Here is a decent description I found blatantly copied from another forum that describes my point I think:
Let's see if I can clarify.
Most modified sine inverters put out simple square waveforms, actually only two pulses, timed and width-modulated to be somewhat lined up in time as a sine wave would be. In other words, a modified sine wave inverter generates a blocky wave which has none of the smoothness of a sine wave, but fewer harmonics than a simple square wave. But that's about all.
There are some modified sine inverters that put out simple stepped waveforms that come closer to sine, but they are still "blocky". Either of the two then attempt to filter out all of the unwanted harmonics with big capacitors and or inductors. Neither ever attains the lack of harmonics that a sine wave offers, and it's the harmonics that are the nasty part.
A "true" sine wave inverter does exactly the same thing- it approximates an analog sine wave with digital steps, with the big exception that it creates many, many digital steps instead of just two or four, and since the steps are correspondingly tiny, it's super easy to filter out any remaining harmonics with a simple filtering network- the result is an actual sine wave that approximates an analog sine wave well enough that no-one (and no equipment) has any issues with the result.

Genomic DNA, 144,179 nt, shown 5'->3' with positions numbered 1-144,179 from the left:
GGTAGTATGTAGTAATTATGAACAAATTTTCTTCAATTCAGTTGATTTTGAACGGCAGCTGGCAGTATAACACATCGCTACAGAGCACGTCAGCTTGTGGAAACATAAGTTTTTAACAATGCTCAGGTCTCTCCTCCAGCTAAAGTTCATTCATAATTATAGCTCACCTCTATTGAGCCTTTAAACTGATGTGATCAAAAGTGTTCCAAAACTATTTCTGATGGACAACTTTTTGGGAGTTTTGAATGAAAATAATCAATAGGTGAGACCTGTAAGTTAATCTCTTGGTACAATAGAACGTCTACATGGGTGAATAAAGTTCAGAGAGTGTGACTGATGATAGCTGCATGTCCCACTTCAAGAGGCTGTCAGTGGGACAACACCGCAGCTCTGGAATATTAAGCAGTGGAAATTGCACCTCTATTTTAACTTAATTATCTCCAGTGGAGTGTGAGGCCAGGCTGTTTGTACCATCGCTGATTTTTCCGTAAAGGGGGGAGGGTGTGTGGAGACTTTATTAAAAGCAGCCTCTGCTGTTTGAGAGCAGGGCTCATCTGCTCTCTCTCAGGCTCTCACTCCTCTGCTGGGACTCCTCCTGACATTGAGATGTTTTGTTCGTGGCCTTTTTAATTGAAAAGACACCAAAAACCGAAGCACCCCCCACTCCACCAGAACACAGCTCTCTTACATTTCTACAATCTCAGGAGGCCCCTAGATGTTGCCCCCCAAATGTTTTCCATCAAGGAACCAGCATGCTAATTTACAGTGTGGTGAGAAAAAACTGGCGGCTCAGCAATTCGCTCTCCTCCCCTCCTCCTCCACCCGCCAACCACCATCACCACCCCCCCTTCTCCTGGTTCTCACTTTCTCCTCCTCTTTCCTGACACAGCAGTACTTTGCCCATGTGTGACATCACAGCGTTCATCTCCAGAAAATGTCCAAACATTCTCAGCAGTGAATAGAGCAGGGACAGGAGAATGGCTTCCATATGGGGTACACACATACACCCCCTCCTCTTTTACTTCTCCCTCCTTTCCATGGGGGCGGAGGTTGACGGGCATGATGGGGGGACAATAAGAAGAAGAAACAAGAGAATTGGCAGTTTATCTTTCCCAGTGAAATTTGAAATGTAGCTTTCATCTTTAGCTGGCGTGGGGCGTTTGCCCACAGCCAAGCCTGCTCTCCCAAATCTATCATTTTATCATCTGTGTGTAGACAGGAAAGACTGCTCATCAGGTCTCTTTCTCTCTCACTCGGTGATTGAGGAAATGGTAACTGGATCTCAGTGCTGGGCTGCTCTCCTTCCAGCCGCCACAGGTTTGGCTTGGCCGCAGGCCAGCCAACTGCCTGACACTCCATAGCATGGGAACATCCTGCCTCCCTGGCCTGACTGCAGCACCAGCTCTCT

It's hard to communicate in words but diagrams are easy- here- In the illustration a squarewave is shown in green, a modified square wave is shown in blue, and a true sinewave is in red.
The basic reason that modified sine inverters suck is that any energy that is not exactly on the red line is "harmonic" energy, and it manifests itself as RF interference, excess heat in induction motors, etc. In this diagram, all the energy your refrigerator
motor won't get to use is in the yellow areas, which is energy that will get converted to excess heat and RFI.
In this diagram is shown what a "better" modified sine wave inverter might create:
But the big deal is that no matter what the theoretical waveform "should" look like using a modified sine inverter, depending on the load the actual waveform can easily get as messy as this:
(and this is what mine pretty much looked like under load)
...and just for the sake of it, this is more or less what most true sine inverters create, just proir to the final filtering stages:
(although some do it slightly differently, the results are the same- a "true" sine wave! )
There's actually a lot more to all of this, both mathematically and electronically, and what I've presented here is definitely a simplification, but hopefully it gets the point across.